“Zero budget, that’s what they told me they would invest,” he said. “I was explicitly told – ‘You led the committee, you got yourself into this and you’ll get yourself out of this, there won’t be any budget.’” Adds Resnick: “These are typical bureaucrats who create committee after committee to no end. That’s not what I’m here for. The public housing tenants are too important.”
The committee was established in late July to make recommendations on a government plan of action to increase the stock of public housing following a cabinet decision on the matter.
The document also shows that top Housing Ministry officials feel the eligibility criteria for public housing should become more flexible, and that even now there are many more families that should be eligible for public housing. Currently, only families with three or more children who have been living on public assistance for more than 24 months, or disabled persons who meet the strict eligibility requirements, are entitled to public housing – and this comes to less than 4,000 families.
The document indicates that the Housing Ministry seeks to adjust the criteria so that another 24,571 people would be eligible for public housing: 17,461 disabled individuals, 2,850 single-parent families that receive alimony but not public assistance, 400 homeless people and 3,860 couples and single individuals who do not meet the “income test” and live on very low wages, i.e., a couple whose total income is 5,685 shekels ($1,580) or a couple with two children that lives on 7,633 shekels.
Currently, single-parent families with three or more children living off support from the National Insurance Institute, due to second parent’s failure to pay child support, are not eligible for public housing. As Haaretz reported yesterday, just 25 million shekels are required from the Finance Ministry to include such families on the list of those eligible for public housing assistance, but the Finance Ministry says there is no source of funding to pay for this.
Melamed also presented the Resnick committee with a number of proposals last week for immediate solutions to create an inventory of housing units that would be rented by the government, via the public housing companies, and given for free to those eligible for public housing until their eligibility is fully realized.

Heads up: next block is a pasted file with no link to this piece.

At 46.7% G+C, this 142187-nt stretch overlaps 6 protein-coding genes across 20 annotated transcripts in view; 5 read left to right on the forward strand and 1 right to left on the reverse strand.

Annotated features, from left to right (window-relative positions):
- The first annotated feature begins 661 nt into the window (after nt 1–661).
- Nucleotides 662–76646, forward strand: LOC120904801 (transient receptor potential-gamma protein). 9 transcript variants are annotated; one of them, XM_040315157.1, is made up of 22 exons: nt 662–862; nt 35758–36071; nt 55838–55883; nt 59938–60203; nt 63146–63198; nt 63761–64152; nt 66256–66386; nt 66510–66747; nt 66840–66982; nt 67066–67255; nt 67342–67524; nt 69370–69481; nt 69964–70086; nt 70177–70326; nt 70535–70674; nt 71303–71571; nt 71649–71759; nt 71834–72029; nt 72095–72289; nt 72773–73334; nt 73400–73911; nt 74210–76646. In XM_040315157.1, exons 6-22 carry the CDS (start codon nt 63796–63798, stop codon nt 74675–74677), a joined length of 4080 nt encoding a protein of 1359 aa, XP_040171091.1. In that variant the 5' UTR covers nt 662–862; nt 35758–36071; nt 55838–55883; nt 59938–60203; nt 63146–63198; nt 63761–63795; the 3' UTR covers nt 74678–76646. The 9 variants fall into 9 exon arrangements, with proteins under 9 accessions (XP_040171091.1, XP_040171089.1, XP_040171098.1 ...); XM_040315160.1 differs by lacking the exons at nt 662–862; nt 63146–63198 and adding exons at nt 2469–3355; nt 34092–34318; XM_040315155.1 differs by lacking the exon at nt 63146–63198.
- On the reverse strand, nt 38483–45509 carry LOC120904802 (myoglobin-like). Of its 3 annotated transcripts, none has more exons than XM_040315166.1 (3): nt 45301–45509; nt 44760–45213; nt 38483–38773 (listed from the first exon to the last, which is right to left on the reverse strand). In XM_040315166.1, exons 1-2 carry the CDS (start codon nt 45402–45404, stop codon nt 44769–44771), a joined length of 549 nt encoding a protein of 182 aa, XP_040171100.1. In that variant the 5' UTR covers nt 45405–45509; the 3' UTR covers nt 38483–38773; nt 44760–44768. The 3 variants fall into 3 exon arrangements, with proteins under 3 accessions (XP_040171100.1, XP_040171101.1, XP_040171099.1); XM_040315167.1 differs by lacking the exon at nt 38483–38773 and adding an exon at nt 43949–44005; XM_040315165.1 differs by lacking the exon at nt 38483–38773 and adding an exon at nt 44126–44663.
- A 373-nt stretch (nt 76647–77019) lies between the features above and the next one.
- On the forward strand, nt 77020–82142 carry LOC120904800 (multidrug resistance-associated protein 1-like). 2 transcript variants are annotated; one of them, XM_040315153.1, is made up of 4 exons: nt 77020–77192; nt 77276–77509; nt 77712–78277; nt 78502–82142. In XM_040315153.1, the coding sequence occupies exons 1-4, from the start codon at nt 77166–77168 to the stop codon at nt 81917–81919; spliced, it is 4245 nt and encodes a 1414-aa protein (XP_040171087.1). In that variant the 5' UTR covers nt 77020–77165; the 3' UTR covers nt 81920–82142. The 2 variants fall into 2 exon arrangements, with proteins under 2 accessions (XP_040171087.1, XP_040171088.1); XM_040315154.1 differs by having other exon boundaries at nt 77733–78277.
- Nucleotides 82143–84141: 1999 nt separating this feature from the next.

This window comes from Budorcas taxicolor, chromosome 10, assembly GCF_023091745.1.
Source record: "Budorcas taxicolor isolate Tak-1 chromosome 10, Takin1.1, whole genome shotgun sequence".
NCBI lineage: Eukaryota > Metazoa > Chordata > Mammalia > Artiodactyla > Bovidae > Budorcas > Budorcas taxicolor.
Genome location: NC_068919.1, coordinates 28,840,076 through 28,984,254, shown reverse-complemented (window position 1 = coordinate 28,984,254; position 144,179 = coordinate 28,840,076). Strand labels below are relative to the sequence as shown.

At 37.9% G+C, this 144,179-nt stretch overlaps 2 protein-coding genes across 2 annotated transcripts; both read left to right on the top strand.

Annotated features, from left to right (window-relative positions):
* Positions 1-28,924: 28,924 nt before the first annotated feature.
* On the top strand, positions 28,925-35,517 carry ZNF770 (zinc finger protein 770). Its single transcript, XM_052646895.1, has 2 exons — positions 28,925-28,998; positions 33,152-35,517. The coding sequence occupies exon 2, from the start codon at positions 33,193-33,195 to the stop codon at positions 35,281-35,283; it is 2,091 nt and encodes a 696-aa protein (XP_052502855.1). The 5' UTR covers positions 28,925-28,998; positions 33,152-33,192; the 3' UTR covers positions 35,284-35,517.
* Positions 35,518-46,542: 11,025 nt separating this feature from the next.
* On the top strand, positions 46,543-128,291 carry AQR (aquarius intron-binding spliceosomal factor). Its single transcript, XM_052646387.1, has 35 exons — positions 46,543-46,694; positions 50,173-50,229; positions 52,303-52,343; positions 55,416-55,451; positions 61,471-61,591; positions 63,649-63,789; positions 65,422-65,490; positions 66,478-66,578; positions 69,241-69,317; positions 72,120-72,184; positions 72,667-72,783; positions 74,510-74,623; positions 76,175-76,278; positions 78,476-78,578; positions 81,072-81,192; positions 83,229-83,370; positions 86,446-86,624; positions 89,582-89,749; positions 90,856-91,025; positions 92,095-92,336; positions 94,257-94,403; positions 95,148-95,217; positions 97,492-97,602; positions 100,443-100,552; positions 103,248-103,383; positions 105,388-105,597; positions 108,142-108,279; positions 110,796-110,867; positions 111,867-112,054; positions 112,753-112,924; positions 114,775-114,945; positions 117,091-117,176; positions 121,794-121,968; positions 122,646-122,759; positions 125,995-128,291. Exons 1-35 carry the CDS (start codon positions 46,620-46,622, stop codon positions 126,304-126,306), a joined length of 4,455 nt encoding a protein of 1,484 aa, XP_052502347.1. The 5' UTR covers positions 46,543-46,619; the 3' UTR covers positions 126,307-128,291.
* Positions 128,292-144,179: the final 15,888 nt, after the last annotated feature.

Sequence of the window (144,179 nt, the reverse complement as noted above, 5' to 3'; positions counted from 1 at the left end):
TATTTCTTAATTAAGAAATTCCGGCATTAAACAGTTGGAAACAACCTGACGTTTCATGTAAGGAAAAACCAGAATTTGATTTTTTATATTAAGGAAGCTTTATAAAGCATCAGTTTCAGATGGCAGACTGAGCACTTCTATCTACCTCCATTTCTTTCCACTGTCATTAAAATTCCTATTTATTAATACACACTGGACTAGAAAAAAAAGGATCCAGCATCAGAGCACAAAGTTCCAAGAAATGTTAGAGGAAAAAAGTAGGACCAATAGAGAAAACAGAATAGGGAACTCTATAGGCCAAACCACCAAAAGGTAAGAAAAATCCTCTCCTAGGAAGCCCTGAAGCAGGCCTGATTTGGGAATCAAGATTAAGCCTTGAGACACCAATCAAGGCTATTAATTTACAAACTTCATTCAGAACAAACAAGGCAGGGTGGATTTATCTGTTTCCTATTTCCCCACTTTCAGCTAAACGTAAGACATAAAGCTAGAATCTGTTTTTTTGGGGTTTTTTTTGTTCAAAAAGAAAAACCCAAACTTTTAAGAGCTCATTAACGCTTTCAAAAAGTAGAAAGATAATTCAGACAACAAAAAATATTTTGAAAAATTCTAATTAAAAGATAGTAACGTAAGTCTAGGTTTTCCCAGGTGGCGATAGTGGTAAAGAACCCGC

Says Resnick: “In this way the government would relieve the tenants of the need to go in search of apartments, when it is very difficult to find guarantors or even checks to prepay rent, which many of those eligible do not have.”
Other models that the organization proposed to the committee include developing a long-term, supervised rental market designated for those who have an eligibility certificate for public housing and those who receive rental assistance; shared rental units for older single tenants who cannot afford to rent decent housing with the rental assistance they receive; and converting apartments belonging to the Development Authority into public housing units.
In response to Resnick’s ousting of Finance Ministry representatives from the committee, the ministry’s deputy budget director, Ariel Yotzer, sent a scathing letter to Resnick, saying the Housing Ministry could find money for public housing in its own budget if it had its priorities straight.
“The Finance Ministry is prepared to help you rethink budget priorities and focus the budgets of the Construction and Housing Ministry toward public housing, which you have defined as an acute need that is underfunded,” Yotzer wrote.
He noted that Resnick had been in his position for three years, “And during that time, the Construction and Housing Ministry has found it proper to allocate budgets to various issues, which, important though they may be, certainly don’t correlate with your statements about the importance you ascribe to dealing with public housing. For example: soccer clubs, courses for the psychometric exam and professional training, the agricultural volunteers project, advancing a heritage project to mark the falling of the Nili underground and more.”